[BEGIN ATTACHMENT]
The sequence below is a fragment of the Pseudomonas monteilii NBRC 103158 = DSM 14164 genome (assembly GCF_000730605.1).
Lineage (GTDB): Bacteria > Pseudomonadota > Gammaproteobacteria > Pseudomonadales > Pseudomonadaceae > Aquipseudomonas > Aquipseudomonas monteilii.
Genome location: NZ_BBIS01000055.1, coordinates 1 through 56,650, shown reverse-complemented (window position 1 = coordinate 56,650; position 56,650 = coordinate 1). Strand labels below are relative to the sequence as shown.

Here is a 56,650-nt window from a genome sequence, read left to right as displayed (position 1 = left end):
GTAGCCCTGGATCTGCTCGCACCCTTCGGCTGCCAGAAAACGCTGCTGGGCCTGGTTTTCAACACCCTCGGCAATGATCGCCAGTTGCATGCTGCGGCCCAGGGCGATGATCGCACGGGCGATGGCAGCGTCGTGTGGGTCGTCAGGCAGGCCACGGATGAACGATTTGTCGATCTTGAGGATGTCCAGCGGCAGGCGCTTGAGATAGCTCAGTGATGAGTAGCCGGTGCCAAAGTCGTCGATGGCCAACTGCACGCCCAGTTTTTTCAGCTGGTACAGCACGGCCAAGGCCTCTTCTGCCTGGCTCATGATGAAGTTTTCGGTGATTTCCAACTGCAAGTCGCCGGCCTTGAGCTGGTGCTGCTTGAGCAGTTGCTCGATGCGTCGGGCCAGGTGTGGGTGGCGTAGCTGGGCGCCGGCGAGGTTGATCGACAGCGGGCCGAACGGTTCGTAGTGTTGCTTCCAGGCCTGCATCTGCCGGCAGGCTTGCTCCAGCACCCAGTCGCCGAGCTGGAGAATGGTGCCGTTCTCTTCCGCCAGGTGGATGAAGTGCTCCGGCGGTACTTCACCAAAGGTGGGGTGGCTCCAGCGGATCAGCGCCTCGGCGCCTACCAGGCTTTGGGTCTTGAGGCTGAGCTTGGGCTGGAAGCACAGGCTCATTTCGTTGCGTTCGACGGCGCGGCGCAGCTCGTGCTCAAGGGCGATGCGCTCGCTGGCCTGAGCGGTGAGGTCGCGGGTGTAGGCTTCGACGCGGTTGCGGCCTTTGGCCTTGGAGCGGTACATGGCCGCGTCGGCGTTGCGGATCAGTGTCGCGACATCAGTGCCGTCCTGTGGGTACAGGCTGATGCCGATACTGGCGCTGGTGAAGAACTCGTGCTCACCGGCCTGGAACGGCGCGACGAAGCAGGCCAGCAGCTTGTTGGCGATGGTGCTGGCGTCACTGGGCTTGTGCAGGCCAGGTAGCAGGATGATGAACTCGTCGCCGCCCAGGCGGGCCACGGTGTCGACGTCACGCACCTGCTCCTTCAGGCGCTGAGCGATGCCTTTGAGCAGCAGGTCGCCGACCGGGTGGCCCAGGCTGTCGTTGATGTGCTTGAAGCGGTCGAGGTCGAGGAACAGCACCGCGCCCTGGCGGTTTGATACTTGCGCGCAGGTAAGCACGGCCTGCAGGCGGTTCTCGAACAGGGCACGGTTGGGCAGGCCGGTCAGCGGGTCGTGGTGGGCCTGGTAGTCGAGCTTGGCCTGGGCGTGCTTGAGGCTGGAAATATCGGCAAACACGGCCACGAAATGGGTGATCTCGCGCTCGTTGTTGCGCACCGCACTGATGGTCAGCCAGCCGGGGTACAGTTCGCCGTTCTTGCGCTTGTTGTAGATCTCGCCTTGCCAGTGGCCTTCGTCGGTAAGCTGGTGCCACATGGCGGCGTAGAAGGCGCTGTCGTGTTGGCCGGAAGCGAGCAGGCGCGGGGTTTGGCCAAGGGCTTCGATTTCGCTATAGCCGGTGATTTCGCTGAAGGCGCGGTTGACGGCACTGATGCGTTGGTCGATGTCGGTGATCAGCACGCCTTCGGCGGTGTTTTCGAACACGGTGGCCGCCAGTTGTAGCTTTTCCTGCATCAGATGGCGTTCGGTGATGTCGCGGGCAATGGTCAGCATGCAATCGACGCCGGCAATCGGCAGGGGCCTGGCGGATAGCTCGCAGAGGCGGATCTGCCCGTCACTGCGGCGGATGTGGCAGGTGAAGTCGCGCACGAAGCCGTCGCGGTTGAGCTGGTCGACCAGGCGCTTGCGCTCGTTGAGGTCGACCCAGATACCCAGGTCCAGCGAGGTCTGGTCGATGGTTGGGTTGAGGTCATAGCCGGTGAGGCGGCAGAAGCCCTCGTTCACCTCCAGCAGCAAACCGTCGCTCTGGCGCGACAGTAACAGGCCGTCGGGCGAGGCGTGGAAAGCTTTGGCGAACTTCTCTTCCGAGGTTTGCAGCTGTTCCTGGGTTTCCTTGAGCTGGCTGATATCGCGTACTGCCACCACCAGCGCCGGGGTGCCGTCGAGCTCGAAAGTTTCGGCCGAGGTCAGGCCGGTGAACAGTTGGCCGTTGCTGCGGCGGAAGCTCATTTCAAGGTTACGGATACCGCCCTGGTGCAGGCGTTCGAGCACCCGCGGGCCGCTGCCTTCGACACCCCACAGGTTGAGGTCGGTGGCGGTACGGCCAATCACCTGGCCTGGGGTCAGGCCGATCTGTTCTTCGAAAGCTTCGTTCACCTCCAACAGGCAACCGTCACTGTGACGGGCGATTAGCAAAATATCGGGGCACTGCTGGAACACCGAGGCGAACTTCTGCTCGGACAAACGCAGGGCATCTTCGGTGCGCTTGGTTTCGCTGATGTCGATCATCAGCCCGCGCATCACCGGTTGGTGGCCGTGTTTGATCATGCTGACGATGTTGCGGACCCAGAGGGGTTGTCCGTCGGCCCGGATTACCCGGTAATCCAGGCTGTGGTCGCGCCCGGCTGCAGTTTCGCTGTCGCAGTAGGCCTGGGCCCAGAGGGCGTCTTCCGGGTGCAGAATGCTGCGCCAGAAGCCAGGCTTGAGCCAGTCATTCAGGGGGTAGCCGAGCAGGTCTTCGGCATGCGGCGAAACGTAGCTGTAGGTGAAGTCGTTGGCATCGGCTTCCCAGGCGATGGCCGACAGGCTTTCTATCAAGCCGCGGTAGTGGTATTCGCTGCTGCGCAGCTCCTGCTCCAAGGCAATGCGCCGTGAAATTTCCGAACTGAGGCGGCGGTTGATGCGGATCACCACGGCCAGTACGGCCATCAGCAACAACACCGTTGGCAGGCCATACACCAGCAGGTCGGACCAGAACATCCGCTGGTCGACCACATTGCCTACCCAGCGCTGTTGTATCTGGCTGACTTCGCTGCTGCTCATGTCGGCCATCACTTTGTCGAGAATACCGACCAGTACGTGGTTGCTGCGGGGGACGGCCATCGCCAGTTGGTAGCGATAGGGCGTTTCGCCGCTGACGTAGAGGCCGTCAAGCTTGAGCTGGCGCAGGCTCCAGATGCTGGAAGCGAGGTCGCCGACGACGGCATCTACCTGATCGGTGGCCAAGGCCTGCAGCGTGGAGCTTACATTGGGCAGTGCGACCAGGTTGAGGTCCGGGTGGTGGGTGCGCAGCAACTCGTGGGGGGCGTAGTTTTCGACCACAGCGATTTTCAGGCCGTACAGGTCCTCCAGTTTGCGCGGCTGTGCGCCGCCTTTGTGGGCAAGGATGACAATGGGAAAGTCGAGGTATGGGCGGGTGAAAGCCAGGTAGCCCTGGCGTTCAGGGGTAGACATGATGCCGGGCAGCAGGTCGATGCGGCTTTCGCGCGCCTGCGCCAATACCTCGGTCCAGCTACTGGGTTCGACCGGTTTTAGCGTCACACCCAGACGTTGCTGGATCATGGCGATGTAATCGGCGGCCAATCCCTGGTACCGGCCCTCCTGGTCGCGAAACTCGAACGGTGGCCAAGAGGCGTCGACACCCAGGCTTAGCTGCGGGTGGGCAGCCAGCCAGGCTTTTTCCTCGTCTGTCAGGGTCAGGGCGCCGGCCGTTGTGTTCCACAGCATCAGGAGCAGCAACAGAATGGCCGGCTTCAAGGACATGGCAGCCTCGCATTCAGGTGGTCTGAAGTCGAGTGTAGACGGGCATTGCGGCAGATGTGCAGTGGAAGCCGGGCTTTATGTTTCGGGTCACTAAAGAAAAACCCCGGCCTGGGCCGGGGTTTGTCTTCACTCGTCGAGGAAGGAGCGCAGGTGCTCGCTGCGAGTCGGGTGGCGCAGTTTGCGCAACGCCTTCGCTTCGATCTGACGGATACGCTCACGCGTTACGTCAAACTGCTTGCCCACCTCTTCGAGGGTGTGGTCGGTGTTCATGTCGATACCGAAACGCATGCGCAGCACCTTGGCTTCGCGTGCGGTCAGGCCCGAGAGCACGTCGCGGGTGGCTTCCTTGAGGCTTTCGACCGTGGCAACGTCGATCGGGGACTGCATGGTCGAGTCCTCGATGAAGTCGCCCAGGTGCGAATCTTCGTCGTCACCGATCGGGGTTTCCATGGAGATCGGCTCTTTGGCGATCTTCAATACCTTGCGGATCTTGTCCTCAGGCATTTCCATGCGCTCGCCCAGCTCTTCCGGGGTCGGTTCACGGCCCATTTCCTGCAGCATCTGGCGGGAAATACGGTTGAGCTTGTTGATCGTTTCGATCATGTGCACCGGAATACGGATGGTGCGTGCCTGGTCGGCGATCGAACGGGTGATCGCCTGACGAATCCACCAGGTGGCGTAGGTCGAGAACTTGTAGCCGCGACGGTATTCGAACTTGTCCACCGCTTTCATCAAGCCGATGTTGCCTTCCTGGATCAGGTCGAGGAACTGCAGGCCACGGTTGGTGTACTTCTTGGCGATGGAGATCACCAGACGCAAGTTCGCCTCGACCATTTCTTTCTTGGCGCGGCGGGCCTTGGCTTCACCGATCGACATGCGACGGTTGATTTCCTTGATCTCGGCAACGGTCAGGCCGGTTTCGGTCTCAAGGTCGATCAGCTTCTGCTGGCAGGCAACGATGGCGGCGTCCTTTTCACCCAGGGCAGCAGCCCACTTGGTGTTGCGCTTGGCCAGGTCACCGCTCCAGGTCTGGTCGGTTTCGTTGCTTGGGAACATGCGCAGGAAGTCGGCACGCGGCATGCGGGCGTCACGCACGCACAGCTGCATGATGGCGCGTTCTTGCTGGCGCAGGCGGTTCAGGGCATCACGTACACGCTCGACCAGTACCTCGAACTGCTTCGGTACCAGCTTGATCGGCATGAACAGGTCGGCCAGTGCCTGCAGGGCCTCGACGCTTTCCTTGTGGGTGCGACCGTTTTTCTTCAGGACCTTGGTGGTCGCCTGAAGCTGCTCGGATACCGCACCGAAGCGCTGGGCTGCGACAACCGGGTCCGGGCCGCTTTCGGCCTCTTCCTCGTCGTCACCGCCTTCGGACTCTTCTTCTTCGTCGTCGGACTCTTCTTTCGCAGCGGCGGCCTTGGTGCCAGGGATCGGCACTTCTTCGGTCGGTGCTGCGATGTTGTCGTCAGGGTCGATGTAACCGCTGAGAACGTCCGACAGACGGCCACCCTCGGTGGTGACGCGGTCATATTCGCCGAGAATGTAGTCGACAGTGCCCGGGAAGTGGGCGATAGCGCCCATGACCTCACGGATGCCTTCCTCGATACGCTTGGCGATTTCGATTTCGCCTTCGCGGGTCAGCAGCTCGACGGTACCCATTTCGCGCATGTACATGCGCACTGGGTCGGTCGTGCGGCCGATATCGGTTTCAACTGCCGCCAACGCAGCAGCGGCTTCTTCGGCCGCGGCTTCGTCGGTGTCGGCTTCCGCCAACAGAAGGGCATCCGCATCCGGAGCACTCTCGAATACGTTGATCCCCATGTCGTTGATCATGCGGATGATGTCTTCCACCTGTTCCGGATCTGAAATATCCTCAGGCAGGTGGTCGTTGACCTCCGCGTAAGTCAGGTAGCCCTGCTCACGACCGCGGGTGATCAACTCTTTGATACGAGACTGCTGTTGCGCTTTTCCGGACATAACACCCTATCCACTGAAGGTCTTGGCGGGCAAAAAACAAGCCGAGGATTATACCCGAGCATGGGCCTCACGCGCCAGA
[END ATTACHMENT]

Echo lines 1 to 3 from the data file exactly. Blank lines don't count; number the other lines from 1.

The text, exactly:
The sequence below is a fragment of the Pseudomonas monteilii NBRC 103158 = DSM 14164 genome (assembly GCF_000730605.1).
Lineage (GTDB): Bacteria > Pseudomonadota > Gammaproteobacteria > Pseudomonadales > Pseudomonadaceae > Aquipseudomonas > Aquipseudomonas monteilii.
Genome location: NZ_BBIS01000055.1, coordinates 1 through 56,650, shown reverse-complemented (window position 1 = coordinate 56,650; position 56,650 = coordinate 1). Strand labels below are relative to the sequence as shown.